AND honestly if an applicant is going to complain about seeing your post several times, they might need to ask themselves why they are on the job boards so much looking at jobs… So please don’t let this deter you from posting your job to get your office fully staffed.
Red Flags according to Dental Professionals about Interviews.
#1 – The office hires you the same day
This one frustrated me the most. Especially with Hygiene. This is the toughest market I have ever seen and hygienist get hired FAST. I have told all my offices, if you do a working interview and you like the hygienist, make them an offer at the end of the day.
If this is going to be a “red flag” maybe explain that you have a really good feeling about them, and you don’t want to miss the opportunity to work with them so you are making an offer right now.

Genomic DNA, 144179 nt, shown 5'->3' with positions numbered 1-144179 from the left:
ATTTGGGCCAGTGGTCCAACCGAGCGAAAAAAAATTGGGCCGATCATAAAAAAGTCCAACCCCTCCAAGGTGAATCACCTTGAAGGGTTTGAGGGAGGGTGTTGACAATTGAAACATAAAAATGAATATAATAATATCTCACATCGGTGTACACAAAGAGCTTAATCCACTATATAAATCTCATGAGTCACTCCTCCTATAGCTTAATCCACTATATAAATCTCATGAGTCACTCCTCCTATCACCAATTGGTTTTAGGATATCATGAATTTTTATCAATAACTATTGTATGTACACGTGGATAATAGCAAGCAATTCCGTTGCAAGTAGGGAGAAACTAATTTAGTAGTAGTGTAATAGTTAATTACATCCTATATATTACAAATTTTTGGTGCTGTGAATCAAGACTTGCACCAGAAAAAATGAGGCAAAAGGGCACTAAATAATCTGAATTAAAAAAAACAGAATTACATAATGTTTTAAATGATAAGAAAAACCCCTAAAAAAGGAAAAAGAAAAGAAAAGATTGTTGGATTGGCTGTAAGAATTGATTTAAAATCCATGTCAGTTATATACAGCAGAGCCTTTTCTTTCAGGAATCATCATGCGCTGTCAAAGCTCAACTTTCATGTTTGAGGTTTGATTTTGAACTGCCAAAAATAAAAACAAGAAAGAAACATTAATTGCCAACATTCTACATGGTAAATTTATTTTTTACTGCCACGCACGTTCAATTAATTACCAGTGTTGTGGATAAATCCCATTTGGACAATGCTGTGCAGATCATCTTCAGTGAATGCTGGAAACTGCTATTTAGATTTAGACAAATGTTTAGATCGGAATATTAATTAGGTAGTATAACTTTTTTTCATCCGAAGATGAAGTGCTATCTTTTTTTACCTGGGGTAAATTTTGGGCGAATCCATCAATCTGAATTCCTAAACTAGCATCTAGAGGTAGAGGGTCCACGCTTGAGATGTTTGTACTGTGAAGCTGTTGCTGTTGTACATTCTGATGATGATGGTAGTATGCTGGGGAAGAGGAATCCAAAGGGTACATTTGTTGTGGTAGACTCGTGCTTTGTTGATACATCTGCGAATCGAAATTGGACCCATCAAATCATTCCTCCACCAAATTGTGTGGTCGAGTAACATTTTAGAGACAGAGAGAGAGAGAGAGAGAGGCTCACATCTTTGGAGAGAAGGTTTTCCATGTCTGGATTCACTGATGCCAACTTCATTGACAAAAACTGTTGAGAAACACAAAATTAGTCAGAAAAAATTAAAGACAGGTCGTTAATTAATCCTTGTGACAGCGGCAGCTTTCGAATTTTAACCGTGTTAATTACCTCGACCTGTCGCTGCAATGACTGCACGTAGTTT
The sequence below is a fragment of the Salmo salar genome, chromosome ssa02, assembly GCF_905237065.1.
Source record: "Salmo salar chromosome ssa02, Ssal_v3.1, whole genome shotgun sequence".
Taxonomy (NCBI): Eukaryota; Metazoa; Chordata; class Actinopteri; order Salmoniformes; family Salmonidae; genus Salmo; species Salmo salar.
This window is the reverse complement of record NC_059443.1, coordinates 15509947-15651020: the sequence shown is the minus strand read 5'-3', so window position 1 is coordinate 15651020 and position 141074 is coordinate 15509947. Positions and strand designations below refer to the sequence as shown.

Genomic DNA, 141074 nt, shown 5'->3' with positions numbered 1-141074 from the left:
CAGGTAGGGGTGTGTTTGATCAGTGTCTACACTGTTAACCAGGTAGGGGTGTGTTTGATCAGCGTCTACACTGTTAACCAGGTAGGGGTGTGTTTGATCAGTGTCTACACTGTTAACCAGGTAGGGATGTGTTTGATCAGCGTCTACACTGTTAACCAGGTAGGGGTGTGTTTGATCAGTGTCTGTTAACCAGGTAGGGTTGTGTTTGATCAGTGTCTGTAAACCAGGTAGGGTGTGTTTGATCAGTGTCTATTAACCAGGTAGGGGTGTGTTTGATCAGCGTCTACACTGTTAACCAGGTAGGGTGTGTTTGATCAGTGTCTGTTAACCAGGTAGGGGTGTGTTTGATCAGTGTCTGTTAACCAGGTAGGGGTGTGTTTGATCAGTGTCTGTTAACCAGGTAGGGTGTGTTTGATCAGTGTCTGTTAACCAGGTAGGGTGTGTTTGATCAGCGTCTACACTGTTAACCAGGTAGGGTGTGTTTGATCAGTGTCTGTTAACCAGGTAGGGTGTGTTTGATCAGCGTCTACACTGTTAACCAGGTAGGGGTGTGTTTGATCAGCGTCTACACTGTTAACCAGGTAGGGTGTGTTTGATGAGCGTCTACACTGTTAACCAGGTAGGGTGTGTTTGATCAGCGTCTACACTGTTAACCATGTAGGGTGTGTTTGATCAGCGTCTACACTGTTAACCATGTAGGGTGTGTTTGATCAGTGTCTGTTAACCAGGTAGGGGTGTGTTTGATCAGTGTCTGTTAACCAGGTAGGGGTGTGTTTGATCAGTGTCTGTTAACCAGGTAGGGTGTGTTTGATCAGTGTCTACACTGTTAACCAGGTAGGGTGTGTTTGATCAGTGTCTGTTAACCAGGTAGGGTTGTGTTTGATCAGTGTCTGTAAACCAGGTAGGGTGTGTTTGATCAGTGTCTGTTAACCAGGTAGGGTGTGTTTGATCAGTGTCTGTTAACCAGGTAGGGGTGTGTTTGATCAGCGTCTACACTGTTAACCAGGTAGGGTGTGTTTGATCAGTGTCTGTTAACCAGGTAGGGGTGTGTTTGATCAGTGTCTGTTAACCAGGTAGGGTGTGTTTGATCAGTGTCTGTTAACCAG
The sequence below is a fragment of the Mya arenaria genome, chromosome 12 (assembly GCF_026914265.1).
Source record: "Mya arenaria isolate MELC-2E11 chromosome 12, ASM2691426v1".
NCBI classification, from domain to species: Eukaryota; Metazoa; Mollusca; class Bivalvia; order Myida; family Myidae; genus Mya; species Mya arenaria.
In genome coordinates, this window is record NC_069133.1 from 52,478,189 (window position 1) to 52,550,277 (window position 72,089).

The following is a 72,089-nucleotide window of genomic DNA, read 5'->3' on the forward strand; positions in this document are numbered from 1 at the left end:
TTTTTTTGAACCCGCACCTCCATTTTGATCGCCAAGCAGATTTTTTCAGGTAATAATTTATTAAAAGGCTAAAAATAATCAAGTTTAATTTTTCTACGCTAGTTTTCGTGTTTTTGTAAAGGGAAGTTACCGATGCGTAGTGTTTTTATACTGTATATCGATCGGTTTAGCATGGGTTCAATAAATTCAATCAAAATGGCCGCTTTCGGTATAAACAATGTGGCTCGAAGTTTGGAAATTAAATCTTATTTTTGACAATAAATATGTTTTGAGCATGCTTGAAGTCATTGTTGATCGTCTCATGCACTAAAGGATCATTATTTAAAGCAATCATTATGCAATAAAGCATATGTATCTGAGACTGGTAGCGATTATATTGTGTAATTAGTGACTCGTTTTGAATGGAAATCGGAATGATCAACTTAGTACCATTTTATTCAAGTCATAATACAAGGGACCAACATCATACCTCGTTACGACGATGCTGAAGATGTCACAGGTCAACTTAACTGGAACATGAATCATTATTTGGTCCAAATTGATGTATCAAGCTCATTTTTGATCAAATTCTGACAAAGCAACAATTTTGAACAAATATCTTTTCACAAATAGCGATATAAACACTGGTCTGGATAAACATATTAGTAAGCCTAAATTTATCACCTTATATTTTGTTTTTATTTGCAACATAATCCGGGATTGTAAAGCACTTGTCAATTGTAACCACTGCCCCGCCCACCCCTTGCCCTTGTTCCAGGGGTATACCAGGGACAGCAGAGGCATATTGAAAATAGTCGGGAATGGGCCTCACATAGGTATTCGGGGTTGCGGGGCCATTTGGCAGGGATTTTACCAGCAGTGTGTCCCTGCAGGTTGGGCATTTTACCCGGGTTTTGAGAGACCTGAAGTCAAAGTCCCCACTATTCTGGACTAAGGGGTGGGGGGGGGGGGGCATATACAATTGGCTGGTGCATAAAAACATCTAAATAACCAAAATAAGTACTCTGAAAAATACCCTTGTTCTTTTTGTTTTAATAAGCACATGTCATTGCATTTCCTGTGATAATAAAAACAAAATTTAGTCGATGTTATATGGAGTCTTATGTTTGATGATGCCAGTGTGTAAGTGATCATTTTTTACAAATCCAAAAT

#2 Patients tell them whenever they come in there is a new hygienist/assistant
This is a tough one… IF you think your candidate is going to run into this comment, you might want to chat with them about why they might hear that. Maybe you had a hygienist on maternity leave and had temps filling in. Or a bad run of luck with assistants going back to school or moving away.
I feel like patients in 60% of dental offices are going to make this comment. We are in the times of “the great resignation”.
#3 The other staff is surprised to see you back on your 2nd or 3rd day
If this is the case, in your office, maybe this is something you need to communicate with your team about. Clearly you have employees who have been around long enough to see the revolving door of applicants, so it might be time to find out why this particular position is struggling.
Is another employee causing trouble with the applicants?